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The Secret Financial Life of Food: From Commodities Markets to Supermarkets (Arts and Traditions of the Table: Perspectives on Culinary History) Hardcover – December 4, 2012


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Product Details

  • Series: Arts and Traditions of the Table: Perspectives on Culinary History
  • Hardcover: 208 pages
  • Publisher: Columbia University Press (December 4, 2012)
  • Language: English
  • ISBN-10: 0231156707
  • ISBN-13: 978-0231156707
  • Product Dimensions: 8.3 x 5.6 x 0.9 inches
  • Shipping Weight: 12.8 ounces (View shipping rates and policies)
  • Average Customer Review: 4.3 out of 5 stars  See all reviews (3 customer reviews)
  • Amazon Best Sellers Rank: #434,664 in Books (See Top 100 in Books)

Editorial Reviews

From Booklist

Newman explains the history of where, how, and why our food is traded and the link between the farm and the dinner table. Rather than a how-to on trading commodity futures, this book explores culinary history and the role of the commodities market in shaping that history. Newman quotes authority Chad Hart, who estimates that raw commodities account for 15 to 20 cents of every dollar spent on food, with the rest going for advertising, transportation, labor, and so forth, whereas in the 1940s and ’50s commodities had a greater influence on food prices. U.S. trading of agricultural commodities in the future will have a global perspective likely to reflect global food needs and availabilities—not just those of American eaters. Americans will continue to rely on the agricultural futures market for price discovery (figuring how much to charge for an item and the price that the market will bear and keeping food prices generally steady). Interesting, thought-provoking book for food aficionados. --Mary Whaley

Review

The Secret Financial Life of Food is of benefit to anyone who is involved in the food industry, including growers, processors, consumers, and even professionals in the culinary arts. It also has appeal for those of us who buy and sell commodity futures, helping us gain a better understanding of how the markets have evolved.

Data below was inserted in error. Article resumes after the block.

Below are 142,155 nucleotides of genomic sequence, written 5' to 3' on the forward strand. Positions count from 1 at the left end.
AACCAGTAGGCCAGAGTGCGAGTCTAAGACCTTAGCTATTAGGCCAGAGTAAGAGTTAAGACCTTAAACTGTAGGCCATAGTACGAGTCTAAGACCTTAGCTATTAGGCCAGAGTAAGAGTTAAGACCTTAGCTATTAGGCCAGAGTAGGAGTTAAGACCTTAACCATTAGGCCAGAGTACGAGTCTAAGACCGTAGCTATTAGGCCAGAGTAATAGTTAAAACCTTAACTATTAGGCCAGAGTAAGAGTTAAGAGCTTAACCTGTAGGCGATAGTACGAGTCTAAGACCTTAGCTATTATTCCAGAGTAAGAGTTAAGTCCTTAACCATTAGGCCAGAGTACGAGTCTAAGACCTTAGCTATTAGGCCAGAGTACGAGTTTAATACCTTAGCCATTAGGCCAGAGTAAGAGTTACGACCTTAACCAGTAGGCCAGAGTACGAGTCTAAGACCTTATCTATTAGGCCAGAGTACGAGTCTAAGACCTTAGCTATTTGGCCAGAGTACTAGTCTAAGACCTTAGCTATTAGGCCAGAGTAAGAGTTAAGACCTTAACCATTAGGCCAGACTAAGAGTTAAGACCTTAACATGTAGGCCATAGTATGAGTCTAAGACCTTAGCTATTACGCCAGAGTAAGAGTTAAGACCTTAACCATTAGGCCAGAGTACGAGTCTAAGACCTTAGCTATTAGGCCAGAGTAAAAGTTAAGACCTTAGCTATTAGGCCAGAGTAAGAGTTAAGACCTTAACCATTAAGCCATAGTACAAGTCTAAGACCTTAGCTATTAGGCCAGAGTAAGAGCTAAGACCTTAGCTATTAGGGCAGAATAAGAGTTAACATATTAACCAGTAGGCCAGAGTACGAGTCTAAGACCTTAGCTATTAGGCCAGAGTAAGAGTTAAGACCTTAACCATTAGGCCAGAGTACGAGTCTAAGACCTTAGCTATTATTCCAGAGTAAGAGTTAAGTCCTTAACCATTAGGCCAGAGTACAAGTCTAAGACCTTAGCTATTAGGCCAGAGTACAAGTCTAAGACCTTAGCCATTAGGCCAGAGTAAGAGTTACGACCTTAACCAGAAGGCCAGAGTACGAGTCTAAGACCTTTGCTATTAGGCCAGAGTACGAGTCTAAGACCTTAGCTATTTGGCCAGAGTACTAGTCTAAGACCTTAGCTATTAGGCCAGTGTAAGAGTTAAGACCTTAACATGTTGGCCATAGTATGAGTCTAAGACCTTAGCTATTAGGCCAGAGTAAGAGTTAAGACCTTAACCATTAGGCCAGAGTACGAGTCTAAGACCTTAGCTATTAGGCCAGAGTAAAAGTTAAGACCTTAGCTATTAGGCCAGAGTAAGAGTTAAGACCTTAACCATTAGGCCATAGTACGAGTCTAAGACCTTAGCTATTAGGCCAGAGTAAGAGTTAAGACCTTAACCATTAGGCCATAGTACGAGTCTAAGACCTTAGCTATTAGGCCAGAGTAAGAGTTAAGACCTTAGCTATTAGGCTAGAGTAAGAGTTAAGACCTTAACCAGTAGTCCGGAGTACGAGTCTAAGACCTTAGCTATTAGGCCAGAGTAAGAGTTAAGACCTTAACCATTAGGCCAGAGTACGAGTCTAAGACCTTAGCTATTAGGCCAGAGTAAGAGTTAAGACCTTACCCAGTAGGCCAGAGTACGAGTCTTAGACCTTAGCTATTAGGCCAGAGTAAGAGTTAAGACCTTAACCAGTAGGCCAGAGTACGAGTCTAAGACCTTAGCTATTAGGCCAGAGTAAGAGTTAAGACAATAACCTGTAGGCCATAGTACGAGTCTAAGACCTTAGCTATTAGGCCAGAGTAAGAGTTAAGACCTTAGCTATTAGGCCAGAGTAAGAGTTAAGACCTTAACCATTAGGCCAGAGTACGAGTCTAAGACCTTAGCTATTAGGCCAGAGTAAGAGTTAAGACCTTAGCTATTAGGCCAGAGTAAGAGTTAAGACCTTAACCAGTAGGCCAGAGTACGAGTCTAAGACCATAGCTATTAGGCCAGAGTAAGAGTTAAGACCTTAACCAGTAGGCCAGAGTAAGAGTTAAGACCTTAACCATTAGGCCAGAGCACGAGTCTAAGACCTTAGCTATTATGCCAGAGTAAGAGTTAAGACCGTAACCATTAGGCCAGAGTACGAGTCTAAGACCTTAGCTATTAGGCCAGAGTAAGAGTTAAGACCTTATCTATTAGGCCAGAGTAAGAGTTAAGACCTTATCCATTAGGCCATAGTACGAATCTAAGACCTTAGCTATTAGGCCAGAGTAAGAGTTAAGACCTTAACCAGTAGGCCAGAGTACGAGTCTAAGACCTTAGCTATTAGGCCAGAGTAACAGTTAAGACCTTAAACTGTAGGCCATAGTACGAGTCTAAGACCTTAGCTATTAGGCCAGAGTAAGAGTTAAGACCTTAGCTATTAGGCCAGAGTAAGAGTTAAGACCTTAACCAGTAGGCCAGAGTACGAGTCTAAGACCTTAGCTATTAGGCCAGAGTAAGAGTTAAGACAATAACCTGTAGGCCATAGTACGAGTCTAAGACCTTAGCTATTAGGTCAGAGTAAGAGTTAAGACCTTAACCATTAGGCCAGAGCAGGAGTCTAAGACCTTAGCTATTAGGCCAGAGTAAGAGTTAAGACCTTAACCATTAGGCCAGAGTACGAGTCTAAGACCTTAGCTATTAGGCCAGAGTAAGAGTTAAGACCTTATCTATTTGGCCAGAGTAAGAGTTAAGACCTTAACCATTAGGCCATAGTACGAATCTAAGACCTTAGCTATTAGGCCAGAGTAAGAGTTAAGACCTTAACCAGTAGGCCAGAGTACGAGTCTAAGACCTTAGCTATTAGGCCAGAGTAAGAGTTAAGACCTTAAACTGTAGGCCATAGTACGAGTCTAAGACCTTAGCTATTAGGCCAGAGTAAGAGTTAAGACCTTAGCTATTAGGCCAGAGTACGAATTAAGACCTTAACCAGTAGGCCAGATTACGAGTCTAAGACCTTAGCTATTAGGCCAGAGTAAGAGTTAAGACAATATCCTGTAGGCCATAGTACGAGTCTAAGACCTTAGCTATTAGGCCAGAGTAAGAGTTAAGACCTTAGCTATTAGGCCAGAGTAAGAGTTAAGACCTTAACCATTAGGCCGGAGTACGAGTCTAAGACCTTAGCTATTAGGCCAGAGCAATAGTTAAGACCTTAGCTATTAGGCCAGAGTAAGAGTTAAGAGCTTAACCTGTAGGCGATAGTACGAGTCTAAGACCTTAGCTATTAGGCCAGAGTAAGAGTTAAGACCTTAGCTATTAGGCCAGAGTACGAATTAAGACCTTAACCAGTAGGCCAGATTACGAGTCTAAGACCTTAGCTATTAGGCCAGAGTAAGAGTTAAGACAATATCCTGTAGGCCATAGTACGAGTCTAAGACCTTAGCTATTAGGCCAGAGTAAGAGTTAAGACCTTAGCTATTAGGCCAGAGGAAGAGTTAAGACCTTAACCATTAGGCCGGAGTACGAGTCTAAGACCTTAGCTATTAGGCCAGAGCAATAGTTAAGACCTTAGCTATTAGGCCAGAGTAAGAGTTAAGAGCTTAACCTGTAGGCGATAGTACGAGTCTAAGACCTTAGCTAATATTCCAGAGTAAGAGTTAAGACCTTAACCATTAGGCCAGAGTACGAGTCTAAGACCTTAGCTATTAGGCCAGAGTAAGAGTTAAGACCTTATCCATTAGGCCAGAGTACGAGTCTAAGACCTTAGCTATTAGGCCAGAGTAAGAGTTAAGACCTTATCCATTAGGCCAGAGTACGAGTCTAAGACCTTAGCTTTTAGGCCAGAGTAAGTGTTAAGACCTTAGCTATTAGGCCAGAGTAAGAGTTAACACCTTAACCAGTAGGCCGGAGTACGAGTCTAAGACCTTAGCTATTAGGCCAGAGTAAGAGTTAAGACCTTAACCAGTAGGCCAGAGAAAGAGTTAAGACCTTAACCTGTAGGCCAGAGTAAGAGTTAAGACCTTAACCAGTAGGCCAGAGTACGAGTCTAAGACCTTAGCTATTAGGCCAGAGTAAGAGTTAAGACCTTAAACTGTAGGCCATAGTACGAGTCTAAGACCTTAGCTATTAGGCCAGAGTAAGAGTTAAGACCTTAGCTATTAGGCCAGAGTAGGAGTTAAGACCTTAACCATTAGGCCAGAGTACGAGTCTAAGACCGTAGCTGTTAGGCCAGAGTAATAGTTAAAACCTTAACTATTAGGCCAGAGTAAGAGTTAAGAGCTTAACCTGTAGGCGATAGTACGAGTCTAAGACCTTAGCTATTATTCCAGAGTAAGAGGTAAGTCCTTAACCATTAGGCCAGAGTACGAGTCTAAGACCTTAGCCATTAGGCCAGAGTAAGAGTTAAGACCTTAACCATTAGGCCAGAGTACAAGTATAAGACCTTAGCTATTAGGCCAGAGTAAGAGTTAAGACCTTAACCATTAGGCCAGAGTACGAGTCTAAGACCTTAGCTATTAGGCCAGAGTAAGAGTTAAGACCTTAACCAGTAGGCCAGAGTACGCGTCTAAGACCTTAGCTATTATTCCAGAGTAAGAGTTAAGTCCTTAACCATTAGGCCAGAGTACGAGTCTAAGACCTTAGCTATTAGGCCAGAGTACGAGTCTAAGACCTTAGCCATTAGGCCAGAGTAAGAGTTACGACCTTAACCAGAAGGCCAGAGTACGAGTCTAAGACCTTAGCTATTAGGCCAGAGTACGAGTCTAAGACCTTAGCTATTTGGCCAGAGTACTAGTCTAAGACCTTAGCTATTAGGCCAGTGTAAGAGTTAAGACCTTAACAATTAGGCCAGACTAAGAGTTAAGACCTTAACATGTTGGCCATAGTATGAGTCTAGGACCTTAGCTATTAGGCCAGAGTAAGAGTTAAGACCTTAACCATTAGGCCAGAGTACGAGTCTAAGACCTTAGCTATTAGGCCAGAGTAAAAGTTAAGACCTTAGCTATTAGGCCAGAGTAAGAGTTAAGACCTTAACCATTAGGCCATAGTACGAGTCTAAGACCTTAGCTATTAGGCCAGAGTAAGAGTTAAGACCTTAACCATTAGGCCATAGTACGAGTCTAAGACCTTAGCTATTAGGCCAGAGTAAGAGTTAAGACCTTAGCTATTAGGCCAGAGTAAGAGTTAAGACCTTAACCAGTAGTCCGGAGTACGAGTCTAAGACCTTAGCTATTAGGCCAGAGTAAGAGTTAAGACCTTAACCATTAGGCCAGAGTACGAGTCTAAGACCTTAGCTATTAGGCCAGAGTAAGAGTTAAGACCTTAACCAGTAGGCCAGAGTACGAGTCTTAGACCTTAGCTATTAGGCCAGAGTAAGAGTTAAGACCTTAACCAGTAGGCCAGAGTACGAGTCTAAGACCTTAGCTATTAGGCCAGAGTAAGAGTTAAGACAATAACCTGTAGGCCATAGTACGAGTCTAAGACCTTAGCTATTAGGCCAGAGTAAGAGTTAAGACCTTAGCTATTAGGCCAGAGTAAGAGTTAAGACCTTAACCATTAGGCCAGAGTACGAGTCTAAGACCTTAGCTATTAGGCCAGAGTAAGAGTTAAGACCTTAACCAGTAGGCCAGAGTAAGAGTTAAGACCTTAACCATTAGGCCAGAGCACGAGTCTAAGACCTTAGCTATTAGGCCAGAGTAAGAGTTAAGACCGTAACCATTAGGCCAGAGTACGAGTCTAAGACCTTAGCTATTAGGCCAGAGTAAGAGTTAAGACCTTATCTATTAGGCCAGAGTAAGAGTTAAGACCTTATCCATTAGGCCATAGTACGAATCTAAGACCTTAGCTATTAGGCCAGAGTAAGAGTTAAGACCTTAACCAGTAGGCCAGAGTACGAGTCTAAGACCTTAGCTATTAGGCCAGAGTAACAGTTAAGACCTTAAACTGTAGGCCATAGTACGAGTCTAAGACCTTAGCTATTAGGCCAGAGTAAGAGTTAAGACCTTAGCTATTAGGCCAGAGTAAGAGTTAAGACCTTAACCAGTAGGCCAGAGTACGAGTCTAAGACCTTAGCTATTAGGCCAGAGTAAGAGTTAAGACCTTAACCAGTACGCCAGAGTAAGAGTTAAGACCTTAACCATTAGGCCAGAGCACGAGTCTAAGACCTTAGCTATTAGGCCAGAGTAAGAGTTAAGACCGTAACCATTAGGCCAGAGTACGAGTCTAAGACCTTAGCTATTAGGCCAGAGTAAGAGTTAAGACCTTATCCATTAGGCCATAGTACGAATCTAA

(Alan Bush, senior financial futures analyst, Archer Financial Services, Inc.)

Interesting, thought-provoking book for food aficionados.

(Booklist)

Those who are interested in the history of the "food" commodity markets will find many treats in Newman's book.

(Brenda Jubin Seeking Alpha)

a refreshing and much-needed look from a different perspective: food as commodity.

(James Norton Washington Post)

More About the Author

Kara Newman is the spirits editor for Wine Enthusiast magazine and the author of two cocktail books, Spice & Ice and the forthcoming Cocktails for a Crowd (both from Chronicle Books) - as well as The Secret Financial Life of Food, newly published by Columbia University Press.

She is the former vice president of strategic research at Thomson Reuters and a former board member of the Culinary Historians of New York. Her work has appeared in The New York Times, Saveur, NPR's "Kitchen Window" and many other publications.

Read her blog at http://TippleSheet.com.

Customer Reviews

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Most Helpful Customer Reviews

6 of 6 people found the following review helpful By I. Darren on January 7, 2013
Format: Hardcover
This book puts a new meaning to the phrase "Buy Breakfast!"

Looking at the series of global trade that lies at the heart of much of what we eat, the author considers the various commodities that are sold such as coffee beans and pork bellies and looks at the impact that this can have throughout the chain from producer right through to the end consumer. Commodity trading over time has helped shape our culinary habits and traditions - wars and regime changes have happened even, as residents of Boston who threw lots of British tea into the harbour can show, all due to a precious foodstuff being traded.